The Black Belt

Hundreds of spectators cheering on their sons, daughters, loved ones and friends. The thud of someone hitting the floor. The sight of St Johns Ambulance staff running to the next injury. The high kicks and quick punches. The clapping and woops for the champions.

Welcome to the South West Tae Kwon Do Championships, and on Saturday I found myself revisiting it once again.

Tae Kwon Do is a bit like Karate, but based more on self-defence and comes from Korea. I can't remember when I started it, but by the time I was 14 I had my black belt, and a few years later I was competing in championships. However, with going to university and already achieving my goal of becomming black belt, I gave up the sport. At the time my sister was training to get her black belt, and all these years later I still find myself at the competitions cheering her on.

When you compete, you can take part in either patterns (a series of set moves, marked on technique) or sparring (ful contact fighting!), or both! In the past I took part in both, and today my sister was doing the same. She had huge success a couple of years ago, with sparring trophies from the Great British Championships, English and South West again. With a couple of years away from competition, it was time to get back into it.

The patterns are based on the technical elements, and to a general spectator it can seem a tad bland. However, the trophies are just as prestigious, so you can imagine the cheer we gave when my sister came first for her pattern.

The sparring is where the excitement really kicks in. You have anyone from small 4 year old girls and boys, to full adults taking part. Each person has to wear protective gloves and helmet etc, and each age group is split into weight categories to make it fair. Then two people take to the area, and literally go for each other over a set period of time, aiming for the point areas of the body whilst defending theirs.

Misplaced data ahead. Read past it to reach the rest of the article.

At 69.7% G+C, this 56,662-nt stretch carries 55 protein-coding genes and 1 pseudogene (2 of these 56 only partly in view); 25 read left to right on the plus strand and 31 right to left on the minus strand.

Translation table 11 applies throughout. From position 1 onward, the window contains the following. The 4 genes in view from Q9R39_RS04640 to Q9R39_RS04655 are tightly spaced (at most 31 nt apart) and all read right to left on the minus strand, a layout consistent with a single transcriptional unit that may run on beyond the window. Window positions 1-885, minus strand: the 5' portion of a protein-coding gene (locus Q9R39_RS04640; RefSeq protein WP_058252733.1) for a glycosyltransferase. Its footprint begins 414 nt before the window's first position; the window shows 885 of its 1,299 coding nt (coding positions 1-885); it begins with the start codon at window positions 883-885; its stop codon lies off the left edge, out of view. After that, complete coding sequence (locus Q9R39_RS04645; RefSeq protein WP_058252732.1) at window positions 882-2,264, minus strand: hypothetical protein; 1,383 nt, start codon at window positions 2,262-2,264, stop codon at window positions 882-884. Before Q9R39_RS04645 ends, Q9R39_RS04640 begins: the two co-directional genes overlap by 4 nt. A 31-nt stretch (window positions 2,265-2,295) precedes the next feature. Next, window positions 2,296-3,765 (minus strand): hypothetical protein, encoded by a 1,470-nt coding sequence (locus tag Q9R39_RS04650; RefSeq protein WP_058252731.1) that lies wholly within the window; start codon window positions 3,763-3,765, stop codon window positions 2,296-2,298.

I am going to moan for one moment, because this really angered me yesterday. At some other competitions, there are soft mats on the areas to help if anyone falls. Yesterday, the ground was a standard badminton court floor that is pretty solid. One fight involved two teenagers, and one of them punched the opponent in the face when he was in mid air. He went horizontal and fell to the floor, hitting his head with such a thump that everyone heard. He stood up, swayed around and then fell to the floor with concussion. The protective helmet helped, but surely a protective mat on the floor would have help prevent him collapsing.

My sister managed a third in her sparring competition, which is a great results after so long away from competition. The only problem I had was the slight urge to grab my old kit and join back in with the competition! Then again, there is always next year!

If you want to know more about Tae Kwon Do, then check out their website here.